Candy Apple Red. Plumb Crazy. Fly Yellow. What's your favorite car color?

Even if you love high-contrast, eye-popping shades, chances are the vehicle in your driveway is white, black, silver or gray. These "non-colors" dominate according to DuPont, one of the world's largest suppliers of automotive paint. With operations in 90 countries, the company keeps a close watch over automotive color trends.

DuPont conducts annual color surveys, and in 2010, the company found that across the globe, silver is the world's most popular automotive color. Americans choose white most frequently.

This isn't as boring as it sounds. Nor are you.

"White tends to lead in the US because it is a popular color for fleets," said David Fischer, DuPont's Automotive Business Marketing Manager. "The other factor that drives the popularity of white is White Pearl type paints," explained Fischer, "a color that popular on SUVs and luxury sedans."

When fleet sales are factored out of the figures, black becomes the most popular for US drivers. DuPont's annual surveys reveal that black has been steadily gaining in popularity. DuPont discovered that silver's popularity in the US peaked in 2007. "Technology is playing a role in black's popularity because of the ability to produce more dramatic black finishes," said Fischer.

Fischer told AOL Autos how technology contributes to paint finishes. Vehicles used to be primed and then painted a color. The top-coat finish was "it."

Clear-coat technology was introduced in the late 1970s and became popular in the 1980s. The "clear coat" was a top layer sprayed on top of the paint color to add depth and durability to the finish. Currently, the most complex mass-production paint process is the tri-coat. It is made up of a base color, a translucent mid-coat (that add the pearlescent or metal flake effect), and a top clear coat.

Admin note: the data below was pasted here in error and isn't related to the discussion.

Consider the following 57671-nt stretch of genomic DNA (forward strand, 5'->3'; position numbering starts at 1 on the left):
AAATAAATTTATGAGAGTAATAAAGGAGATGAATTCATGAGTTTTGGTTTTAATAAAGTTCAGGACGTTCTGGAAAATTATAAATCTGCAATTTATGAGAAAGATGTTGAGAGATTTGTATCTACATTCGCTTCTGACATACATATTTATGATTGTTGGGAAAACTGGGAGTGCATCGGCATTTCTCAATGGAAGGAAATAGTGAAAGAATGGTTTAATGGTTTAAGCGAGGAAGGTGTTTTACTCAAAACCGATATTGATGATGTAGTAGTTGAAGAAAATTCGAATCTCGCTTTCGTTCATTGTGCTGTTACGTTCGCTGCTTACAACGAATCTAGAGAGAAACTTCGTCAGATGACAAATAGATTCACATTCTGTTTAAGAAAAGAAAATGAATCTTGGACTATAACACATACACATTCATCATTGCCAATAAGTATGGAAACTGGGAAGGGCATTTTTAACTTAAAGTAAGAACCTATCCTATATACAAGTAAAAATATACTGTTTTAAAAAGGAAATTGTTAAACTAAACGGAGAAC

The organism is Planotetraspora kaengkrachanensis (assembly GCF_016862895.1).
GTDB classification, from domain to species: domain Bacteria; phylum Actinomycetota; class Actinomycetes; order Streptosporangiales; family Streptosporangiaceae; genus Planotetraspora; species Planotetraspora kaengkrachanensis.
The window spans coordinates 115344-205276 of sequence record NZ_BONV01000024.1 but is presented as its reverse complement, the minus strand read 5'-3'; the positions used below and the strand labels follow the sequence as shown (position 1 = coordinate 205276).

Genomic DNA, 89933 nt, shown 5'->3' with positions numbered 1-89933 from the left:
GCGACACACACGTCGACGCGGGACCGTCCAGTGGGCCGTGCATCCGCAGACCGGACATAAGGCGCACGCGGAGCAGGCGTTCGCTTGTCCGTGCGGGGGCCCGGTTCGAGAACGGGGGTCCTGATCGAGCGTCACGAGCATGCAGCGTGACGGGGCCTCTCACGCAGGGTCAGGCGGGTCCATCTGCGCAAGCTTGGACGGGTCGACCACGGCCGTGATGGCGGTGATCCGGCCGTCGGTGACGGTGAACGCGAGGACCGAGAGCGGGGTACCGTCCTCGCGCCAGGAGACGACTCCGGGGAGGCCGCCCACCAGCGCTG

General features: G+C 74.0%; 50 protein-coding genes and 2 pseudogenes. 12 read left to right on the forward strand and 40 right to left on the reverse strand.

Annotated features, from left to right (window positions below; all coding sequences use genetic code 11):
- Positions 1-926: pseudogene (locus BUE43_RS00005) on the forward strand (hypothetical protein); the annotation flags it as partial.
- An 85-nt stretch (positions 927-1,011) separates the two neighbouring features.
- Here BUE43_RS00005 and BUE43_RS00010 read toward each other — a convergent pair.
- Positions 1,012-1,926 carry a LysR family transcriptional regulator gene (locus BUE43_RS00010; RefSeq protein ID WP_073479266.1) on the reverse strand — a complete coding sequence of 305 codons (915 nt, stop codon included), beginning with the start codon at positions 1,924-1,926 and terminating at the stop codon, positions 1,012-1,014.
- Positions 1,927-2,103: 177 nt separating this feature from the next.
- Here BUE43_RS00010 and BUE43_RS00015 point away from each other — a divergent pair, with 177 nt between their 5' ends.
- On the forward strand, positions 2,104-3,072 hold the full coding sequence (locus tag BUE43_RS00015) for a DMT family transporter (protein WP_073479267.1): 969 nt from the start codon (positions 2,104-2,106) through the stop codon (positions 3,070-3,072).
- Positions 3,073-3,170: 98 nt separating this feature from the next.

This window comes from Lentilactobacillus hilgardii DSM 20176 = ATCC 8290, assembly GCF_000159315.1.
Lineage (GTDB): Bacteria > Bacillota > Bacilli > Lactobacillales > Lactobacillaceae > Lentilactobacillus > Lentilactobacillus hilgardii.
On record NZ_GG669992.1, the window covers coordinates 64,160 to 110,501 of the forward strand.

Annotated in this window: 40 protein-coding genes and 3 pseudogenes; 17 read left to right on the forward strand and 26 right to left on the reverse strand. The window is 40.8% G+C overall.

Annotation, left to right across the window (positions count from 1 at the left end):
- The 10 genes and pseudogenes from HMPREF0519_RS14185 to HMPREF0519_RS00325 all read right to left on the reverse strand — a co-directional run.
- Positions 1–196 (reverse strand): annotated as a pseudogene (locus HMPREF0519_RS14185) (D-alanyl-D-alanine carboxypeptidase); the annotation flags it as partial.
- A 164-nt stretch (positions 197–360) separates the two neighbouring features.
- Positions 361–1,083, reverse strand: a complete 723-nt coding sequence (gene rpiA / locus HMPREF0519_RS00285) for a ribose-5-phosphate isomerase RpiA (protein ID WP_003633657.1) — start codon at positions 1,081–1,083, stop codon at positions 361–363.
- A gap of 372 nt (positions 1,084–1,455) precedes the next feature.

Red is America's fifth favorite color, followed by blue, the family of browns and beiges, and greens. Yellow, golds and other colors end up covering less than two percent of US vehicles.

Why We're So Conservative

Nancy Lockhart, DuPont's Color Marketing Manager explained the apparent uniformity in preferences around the world.

"Because vehicles are such an expensive purchase, people tend to be conservative about color," she said. "They do want to express themselves, but it's not like fashion where you see huge changes year to year. With a necktie, you can buy a wild one, wear it a few times and forget about it. It's not like that with a new car that you have to live with for years."

"There aren't dramatic changes year to year, but when you look at the differences between decades, the shifts are dramatic." Lockhart referenced the iconic color pallet of the 1950s that featured rich salmon reds, sky blues and buttery yellows.

"Colors themselves can even change over time," Lockhart continued, pointing to the constantly changing character of white. In the 1950s, white tended to be more of a stone white or ivory. Today's most popular white colors are brilliantly white or pearlescent.

As for what the future holds, DuPont's Lockhart and Fischer agree that manufacturers have technology on their side. "High-impact colors will be used by manufacturers to make a statement," said Lockhart. Brilliant colors were not always technically possible to mass produce. She referenced the bright green color Ford featured on their recently introduced 2010 Focus model, "But these bright colors will never be the highly popular colors."

"Darker, metallic-flake finishes will also become more prevalent," said Fischer, who pointed toward the trend of mature drivers moving into smaller, more expensive vehicles.

In the near terms, it looks like non-colors will continue to dominate in the US market and across the globe. In a world that seems at odds with itself, at least everybody agrees on what colors to paint their vehicles.